A friend of mine has come back to Kyoto for two weeks or so, and we spent yesterday afternoon strolling around the Arashiyama and Higashiyama mountains of Kyoto. It is always nice talking to him, mostly because we learn from and challenge each other. He, as another mathematician, is also very observant, something I’m not used to anymore in my other friends.

For example, he said that when we were walking around at Higashiyama, that he could feel that this was “my” part of town; he said that I was “walking differently”. I thought about this and indeed, I felt more relaxed there than in Arashiyama where we had gone before. Altogether, I have been to Arashiyama only three or four times. It is quite far from my place (about an hour away, no matter how I’d go there) and it is always very crowded, which I don’t like at any time – it stresses me. This is probably because the interesting area of Arashiyama (especially to the east of Togetsukyo bridge) is rather small, and there are not many other routes where you could avoid all the people. And then I also wanted to see the bamboo forest, which is essentially only a single long path winding beneath huge bamboo trees (?), so again, no place to avoid all the selfie-shooting people. At least we went during the week…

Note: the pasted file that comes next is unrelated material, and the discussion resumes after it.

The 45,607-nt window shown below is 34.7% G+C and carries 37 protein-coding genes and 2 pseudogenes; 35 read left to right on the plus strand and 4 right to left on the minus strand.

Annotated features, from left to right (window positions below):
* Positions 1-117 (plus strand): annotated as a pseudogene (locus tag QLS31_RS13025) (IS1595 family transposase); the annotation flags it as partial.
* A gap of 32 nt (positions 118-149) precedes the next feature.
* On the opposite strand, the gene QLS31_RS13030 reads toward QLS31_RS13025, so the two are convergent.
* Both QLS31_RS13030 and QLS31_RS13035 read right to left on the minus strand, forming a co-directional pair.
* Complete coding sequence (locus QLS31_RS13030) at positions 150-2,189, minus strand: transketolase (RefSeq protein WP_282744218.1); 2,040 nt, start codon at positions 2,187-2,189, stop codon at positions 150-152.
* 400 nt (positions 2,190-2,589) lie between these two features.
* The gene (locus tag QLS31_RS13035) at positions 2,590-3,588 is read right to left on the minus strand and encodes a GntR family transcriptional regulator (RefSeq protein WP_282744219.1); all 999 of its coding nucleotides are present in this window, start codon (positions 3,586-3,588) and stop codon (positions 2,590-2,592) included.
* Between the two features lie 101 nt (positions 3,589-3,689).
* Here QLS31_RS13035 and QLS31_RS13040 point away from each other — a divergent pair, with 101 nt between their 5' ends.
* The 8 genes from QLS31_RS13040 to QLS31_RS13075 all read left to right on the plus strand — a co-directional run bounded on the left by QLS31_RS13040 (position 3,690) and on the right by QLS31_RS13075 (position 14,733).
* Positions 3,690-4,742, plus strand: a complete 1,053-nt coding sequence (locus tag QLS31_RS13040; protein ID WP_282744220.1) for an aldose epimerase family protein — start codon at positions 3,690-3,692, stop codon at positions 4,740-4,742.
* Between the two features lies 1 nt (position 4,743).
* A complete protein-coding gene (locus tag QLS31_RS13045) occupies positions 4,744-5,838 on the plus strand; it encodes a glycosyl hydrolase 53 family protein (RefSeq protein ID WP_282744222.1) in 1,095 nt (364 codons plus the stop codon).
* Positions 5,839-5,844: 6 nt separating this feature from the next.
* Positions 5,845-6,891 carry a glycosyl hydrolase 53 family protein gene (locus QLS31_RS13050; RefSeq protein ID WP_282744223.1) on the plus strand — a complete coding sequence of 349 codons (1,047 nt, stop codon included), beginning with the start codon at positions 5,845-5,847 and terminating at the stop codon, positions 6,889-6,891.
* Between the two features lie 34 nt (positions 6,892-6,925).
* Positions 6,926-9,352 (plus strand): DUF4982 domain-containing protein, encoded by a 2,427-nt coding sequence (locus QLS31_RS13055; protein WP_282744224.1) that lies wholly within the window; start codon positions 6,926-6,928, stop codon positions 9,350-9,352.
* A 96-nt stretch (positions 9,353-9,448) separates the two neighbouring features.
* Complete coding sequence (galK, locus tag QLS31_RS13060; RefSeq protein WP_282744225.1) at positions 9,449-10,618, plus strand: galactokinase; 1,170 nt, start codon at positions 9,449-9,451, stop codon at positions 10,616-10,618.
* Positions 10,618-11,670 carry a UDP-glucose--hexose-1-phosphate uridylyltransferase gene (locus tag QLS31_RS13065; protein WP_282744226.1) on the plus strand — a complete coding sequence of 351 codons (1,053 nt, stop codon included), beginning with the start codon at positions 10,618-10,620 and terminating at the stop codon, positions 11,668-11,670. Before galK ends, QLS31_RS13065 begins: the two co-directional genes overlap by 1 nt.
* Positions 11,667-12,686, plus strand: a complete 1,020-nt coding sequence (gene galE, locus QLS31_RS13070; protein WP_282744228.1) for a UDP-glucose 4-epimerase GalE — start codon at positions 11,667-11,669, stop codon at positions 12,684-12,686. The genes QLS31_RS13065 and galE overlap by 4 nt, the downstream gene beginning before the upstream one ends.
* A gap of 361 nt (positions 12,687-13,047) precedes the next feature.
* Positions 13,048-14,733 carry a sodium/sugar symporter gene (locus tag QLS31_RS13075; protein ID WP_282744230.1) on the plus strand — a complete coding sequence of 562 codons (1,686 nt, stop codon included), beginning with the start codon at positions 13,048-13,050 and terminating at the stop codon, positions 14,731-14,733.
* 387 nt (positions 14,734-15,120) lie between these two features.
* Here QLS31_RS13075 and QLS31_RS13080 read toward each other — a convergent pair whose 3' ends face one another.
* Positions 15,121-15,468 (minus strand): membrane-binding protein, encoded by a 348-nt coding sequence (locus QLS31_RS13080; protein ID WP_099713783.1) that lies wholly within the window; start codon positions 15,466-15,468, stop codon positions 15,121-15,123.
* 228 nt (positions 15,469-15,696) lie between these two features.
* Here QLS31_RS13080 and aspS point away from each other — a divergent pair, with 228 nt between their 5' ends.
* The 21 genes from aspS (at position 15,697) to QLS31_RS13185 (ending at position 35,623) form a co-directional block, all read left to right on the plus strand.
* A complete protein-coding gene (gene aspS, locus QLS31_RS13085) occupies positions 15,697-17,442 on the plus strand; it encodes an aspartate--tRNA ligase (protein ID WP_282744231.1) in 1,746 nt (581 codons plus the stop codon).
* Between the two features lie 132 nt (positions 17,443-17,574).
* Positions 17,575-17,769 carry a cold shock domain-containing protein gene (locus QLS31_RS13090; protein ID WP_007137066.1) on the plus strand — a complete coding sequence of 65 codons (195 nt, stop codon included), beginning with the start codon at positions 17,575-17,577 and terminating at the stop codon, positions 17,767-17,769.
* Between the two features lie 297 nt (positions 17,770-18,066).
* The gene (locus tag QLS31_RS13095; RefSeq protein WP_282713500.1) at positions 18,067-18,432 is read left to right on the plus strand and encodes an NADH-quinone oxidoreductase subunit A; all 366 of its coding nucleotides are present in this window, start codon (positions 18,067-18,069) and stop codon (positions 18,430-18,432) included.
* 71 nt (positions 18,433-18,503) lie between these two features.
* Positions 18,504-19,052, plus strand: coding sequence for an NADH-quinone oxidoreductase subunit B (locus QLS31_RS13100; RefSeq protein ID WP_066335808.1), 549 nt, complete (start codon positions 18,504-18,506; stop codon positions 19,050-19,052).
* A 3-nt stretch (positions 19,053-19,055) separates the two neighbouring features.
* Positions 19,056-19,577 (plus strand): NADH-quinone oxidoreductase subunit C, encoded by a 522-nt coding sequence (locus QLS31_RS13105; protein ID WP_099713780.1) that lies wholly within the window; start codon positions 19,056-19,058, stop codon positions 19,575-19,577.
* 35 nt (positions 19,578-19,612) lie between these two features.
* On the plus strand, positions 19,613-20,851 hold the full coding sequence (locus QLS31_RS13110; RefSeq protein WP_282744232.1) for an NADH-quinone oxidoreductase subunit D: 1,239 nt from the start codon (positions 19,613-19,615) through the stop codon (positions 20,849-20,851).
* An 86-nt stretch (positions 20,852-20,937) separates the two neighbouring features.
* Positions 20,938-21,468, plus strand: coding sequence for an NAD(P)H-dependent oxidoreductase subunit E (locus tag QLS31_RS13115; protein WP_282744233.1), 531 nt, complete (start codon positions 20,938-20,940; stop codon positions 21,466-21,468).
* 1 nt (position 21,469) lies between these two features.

We had matcha and chocolate at my friend’s cafe, and dinner at a tiny little fish restaurant. And for some reason, we started talking about the purpose of life. I am against the motion that everybody has a specific, earth-moving purpose in life, like so many people seem to think. What if not – that doesn’t mean life is wasted. Maybe somebody’s purpose is simply to drive a bus in a tiny town for 25 years. What’s wrong with that? Besides, if there’s that huge purpose you’ve made out for yourself – what happens if you can’t achieve it for whatever reason? Can you change your purpose? I prefer John Lennon’s take on this:

“Life is what happens to you while you’re busy making other plans.”

We also talked about the funny ways life takes sometimes. He says he goes with the flow, and that he thinks I’m trying to fight it. I’m not sure he is right. I do like to be in control, and I always liked to do my own thing, but at the same time, the first truly independent and conscious decision I made was to give up academia and settle in Japan. Before that, I did the things as they showed up, sometimes put in front of me by other people. Maybe I’m now trying to compensate for that former lack of control? I’m not sure. Japan has changed me, I am much more self-confident now than I was ever before. I cannot change all the circumstances, but I still try to do my own thing.

And he said: “I’m not sure that you are where you should be and that you’re doing what you should be doing.” Actually, I’m not sure about the latter either. I could pour much more effort into things, but something is indeed holding me back, and I don’t know what it is. However, I do believe that at least right now, Japan indeed is the place to be for me. I feel safe here, a very peaceful feeling. Probably my personal growth spurt has something to do with that.